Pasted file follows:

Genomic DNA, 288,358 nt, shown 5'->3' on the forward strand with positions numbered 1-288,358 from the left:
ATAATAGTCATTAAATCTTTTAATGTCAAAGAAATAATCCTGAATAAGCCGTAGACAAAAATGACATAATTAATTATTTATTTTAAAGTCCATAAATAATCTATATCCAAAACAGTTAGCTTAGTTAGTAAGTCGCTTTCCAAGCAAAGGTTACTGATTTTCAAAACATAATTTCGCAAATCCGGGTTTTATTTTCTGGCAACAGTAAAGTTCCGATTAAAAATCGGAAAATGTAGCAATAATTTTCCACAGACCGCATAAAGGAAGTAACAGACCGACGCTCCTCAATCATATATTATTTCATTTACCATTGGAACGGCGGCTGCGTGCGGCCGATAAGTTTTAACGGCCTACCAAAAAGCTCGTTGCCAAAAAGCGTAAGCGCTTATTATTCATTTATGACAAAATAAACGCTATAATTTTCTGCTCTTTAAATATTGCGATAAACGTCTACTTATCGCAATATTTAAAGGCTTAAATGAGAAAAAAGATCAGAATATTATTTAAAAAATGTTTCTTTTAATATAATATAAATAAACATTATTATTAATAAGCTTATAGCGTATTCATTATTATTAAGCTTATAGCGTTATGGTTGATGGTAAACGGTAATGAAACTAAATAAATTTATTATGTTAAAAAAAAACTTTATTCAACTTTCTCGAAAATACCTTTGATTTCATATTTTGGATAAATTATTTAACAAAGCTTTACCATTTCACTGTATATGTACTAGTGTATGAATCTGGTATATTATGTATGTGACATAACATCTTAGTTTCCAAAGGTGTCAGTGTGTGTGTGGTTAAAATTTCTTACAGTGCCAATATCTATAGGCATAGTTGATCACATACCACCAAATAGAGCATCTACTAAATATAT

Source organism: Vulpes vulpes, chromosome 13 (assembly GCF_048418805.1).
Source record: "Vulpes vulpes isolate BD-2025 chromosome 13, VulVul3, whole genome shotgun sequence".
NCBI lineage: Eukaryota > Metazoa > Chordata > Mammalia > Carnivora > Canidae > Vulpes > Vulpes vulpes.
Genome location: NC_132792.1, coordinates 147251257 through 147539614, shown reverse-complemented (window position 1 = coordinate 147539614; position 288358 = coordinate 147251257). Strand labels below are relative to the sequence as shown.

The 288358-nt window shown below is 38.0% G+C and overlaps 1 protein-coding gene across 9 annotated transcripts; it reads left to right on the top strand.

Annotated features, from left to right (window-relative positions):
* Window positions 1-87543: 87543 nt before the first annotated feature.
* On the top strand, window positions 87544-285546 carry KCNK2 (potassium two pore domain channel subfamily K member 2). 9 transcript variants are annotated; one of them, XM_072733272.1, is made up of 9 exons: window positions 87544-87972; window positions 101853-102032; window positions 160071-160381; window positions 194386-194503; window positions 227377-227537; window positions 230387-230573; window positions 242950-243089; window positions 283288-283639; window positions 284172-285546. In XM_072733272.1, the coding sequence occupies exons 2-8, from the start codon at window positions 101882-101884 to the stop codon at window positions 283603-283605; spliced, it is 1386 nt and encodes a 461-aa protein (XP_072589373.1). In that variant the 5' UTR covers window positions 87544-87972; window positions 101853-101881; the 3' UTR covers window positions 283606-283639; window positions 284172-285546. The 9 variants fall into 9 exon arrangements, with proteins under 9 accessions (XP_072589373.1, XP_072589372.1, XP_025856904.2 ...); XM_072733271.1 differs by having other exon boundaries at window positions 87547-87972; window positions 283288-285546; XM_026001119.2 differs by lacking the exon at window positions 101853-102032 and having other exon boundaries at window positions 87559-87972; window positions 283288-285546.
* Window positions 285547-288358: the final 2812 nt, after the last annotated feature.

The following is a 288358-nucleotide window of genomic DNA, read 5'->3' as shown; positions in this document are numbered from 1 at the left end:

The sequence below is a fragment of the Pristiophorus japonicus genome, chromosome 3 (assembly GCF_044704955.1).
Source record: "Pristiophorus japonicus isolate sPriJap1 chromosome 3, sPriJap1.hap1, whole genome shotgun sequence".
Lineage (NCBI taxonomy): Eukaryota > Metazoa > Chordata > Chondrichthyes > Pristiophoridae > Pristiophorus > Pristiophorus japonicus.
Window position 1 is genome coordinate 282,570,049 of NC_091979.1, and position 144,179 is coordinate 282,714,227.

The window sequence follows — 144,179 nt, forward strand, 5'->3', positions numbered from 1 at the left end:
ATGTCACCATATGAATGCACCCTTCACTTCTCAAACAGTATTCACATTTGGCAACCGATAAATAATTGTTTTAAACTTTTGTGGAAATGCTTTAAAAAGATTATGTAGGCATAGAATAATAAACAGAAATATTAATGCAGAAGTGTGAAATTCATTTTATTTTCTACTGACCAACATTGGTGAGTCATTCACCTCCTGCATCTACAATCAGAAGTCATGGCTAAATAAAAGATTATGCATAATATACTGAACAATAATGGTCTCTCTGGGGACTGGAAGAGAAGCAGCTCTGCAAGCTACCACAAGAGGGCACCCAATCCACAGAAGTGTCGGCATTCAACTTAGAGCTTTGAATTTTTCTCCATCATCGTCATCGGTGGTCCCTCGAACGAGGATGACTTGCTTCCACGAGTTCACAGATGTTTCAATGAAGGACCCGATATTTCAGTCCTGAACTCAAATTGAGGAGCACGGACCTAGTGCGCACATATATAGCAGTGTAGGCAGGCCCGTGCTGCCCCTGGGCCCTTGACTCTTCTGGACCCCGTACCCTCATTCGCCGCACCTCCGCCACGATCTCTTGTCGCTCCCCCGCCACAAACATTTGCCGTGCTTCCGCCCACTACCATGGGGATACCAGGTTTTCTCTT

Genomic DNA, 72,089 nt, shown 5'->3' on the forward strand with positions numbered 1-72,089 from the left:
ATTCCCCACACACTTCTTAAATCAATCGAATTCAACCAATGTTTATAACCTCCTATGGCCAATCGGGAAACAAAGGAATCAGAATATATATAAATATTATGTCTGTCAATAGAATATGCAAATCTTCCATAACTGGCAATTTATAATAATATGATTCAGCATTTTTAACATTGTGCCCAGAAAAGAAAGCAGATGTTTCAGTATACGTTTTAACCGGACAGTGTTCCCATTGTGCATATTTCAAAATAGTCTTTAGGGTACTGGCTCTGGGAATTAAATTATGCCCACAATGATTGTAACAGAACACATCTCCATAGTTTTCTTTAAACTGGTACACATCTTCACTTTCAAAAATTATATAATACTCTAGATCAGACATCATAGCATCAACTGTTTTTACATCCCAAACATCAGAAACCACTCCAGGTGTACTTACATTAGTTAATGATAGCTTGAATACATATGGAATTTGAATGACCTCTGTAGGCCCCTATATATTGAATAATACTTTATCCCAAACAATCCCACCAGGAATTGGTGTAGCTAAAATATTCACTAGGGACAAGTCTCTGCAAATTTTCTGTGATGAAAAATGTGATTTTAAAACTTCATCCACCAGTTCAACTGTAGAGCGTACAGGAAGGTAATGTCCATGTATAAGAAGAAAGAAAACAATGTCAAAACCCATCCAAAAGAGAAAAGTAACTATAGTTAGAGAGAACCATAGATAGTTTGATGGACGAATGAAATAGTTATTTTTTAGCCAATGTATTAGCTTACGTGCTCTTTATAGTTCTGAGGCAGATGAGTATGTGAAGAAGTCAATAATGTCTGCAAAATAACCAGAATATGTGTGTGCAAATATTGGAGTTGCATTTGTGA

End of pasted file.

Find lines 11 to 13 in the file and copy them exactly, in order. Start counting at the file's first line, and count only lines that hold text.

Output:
* Window positions 285547-288358: the final 2812 nt, after the last annotated feature.

The following is a 288358-nucleotide window of genomic DNA, read 5'->3' as shown; positions in this document are numbered from 1 at the left end:

The sequence below is a fragment of the Pristiophorus japonicus genome, chromosome 3 (assembly GCF_044704955.1).